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Prevailing Wage Exemption For Maintenance Projects Likely Dead Following Mo. Senate Filibuster

Missouri Capitol Building.

It appears that Democrats in the Missouri Senate have successfully stopped legislation that would have redefined what constitutes a maintenance project and exempted those being done on public property from the state's prevailing wage requirement.

House Bill 409 would define "maintenance" as being routine and recurring work that does not exceed $75,000.  Democrats spent most of Monday night blocking the bill.  When it became apparent that an agreement was out of reach, State Senator Mike Parson (R, Bolivar) asked that the bill be laid aside, but not before telling Senator Gina Walsh (D, North County) that the issue is not going away.

"A lot of people are pretty serious about this issue," Parson told Walsh.  She replied, "I am, too, Senator."  Parson continued:  "This could become a priority in the future for us."  Walsh said, "I understand that it's a priority right now."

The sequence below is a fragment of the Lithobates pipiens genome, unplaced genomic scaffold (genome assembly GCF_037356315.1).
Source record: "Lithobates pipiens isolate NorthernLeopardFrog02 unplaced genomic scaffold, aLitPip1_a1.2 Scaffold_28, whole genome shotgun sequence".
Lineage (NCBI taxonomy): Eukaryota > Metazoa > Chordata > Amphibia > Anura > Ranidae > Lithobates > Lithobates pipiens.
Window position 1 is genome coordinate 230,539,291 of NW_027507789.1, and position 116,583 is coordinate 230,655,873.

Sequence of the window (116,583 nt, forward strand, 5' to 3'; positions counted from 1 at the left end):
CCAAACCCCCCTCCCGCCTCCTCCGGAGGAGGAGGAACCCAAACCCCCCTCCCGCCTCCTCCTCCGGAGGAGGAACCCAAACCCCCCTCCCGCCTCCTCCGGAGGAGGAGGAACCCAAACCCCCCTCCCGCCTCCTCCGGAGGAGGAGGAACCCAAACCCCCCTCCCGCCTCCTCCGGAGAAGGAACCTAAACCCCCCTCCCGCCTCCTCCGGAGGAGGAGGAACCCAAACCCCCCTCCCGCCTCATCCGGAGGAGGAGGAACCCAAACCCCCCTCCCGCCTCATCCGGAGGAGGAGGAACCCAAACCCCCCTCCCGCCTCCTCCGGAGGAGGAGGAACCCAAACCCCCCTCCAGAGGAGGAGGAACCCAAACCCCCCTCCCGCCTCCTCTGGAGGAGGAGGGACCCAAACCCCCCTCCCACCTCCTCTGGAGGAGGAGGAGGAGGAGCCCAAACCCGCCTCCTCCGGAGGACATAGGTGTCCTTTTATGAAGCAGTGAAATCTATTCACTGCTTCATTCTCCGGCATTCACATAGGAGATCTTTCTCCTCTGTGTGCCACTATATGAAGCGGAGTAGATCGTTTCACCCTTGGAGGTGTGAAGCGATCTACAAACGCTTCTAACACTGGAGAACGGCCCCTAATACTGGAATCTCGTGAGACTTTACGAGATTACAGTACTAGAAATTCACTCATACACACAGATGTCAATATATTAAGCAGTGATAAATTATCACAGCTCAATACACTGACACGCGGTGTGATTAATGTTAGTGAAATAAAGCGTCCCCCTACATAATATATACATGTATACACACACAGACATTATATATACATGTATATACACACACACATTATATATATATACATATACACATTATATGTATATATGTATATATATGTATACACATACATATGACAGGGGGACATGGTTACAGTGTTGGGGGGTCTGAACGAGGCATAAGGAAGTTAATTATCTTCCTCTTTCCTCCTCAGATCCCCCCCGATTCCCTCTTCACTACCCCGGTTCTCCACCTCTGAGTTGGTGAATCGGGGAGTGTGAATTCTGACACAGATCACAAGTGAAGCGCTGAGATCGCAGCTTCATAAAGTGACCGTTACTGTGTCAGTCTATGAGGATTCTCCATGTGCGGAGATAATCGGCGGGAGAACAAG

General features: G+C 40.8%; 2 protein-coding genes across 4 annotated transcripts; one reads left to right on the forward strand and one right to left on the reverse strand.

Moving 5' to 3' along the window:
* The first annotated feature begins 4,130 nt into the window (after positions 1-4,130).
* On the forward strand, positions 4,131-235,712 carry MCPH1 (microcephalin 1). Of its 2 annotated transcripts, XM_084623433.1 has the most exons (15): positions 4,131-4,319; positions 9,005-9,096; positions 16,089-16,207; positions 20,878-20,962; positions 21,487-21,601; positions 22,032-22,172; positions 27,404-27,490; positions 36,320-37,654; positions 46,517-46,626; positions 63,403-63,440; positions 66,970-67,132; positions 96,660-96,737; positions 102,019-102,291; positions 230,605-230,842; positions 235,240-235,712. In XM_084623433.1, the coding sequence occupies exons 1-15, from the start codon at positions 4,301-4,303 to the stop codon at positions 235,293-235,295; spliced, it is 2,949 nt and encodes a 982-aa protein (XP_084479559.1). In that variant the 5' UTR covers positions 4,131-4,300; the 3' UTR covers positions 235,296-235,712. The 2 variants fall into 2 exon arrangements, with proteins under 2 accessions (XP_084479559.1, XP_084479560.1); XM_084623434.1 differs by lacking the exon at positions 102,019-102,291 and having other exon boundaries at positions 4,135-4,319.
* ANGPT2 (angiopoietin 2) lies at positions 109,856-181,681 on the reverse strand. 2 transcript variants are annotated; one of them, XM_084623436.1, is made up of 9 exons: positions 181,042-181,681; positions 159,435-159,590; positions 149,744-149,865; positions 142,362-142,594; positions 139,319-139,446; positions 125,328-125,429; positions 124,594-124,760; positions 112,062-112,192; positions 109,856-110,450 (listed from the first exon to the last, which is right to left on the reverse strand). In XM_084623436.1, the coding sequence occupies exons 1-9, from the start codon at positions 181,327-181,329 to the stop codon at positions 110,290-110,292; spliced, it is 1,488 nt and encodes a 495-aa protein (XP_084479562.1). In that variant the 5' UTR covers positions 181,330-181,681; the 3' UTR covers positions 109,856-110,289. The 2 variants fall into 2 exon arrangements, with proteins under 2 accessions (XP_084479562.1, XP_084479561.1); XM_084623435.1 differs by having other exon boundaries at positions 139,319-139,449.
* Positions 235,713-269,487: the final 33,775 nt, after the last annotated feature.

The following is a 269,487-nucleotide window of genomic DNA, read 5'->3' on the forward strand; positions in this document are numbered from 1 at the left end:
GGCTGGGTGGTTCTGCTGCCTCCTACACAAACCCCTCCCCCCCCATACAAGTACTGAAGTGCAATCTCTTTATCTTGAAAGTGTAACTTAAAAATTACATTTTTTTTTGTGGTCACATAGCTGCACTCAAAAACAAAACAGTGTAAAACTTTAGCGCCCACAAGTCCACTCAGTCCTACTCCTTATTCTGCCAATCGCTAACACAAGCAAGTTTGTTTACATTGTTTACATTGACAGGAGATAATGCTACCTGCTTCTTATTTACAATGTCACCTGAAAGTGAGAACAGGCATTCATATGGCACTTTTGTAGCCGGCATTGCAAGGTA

Parson later said, "down the road we'll live to fight another day," then he asked that the measure be laid on the Senate's informal calendar.  Unless there's a breakthrough, the bill will likely remain there and effectively "die" when the 2013 session ends on Friday.

Under current law, "maintenance" work is not subject to the state's prevailing wage rules.   But a 2011 Missouri Supreme Court decision expanded the definition of "construction," causing more projects to be subject to the wage requirement.

Follow Marshall Griffin on Twitter:  @MarshallGReport

Marshal was a political reporter for St. Louis Public Radio until 2018.

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